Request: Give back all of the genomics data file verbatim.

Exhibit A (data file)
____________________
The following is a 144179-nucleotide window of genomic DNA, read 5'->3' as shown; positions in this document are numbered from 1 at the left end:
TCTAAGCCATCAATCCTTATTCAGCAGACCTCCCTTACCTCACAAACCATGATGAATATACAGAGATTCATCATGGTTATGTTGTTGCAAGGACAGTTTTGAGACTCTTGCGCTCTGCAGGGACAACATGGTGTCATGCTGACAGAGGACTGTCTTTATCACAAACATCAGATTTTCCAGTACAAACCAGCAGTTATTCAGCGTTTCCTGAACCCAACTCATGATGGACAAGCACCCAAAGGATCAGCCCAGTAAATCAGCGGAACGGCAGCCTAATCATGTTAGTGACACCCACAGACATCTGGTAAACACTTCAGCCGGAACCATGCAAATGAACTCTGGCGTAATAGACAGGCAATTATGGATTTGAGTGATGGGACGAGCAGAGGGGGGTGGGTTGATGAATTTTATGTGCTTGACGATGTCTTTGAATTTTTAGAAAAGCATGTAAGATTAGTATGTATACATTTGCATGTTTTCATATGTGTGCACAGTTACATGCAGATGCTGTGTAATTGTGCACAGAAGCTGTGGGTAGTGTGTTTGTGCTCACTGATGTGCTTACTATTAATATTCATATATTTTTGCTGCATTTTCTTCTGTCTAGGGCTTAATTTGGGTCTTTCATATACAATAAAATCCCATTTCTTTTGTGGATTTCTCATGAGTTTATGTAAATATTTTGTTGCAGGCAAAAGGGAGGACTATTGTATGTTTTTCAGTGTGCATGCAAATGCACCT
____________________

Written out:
The following is a 144179-nucleotide window of genomic DNA, read 5'->3' as shown; positions in this document are numbered from 1 at the left end:
TCTAAGCCATCAATCCTTATTCAGCAGACCTCCCTTACCTCACAAACCATGATGAATATACAGAGATTCATCATGGTTATGTTGTTGCAAGGACAGTTTTGAGACTCTTGCGCTCTGCAGGGACAACATGGTGTCATGCTGACAGAGGACTGTCTTTATCACAAACATCAGATTTTCCAGTACAAACCAGCAGTTATTCAGCGTTTCCTGAACCCAACTCATGATGGACAAGCACCCAAAGGATCAGCCCAGTAAATCAGCGGAACGGCAGCCTAATCATGTTAGTGACACCCACAGACATCTGGTAAACACTTCAGCCGGAACCATGCAAATGAACTCTGGCGTAATAGACAGGCAATTATGGATTTGAGTGATGGGACGAGCAGAGGGGGGTGGGTTGATGAATTTTATGTGCTTGACGATGTCTTTGAATTTTTAGAAAAGCATGTAAGATTAGTATGTATACATTTGCATGTTTTCATATGTGTGCACAGTTACATGCAGATGCTGTGTAATTGTGCACAGAAGCTGTGGGTAGTGTGTTTGTGCTCACTGATGTGCTTACTATTAATATTCATATATTTTTGCTGCATTTTCTTCTGTCTAGGGCTTAATTTGGGTCTTTCATATACAATAAAATCCCATTTCTTTTGTGGATTTCTCATGAGTTTATGTAAATATTTTGTTGCAGGCAAAAGGGAGGACTATTGTATGTTTTTCAGTGTGCATGCAAATGCACCT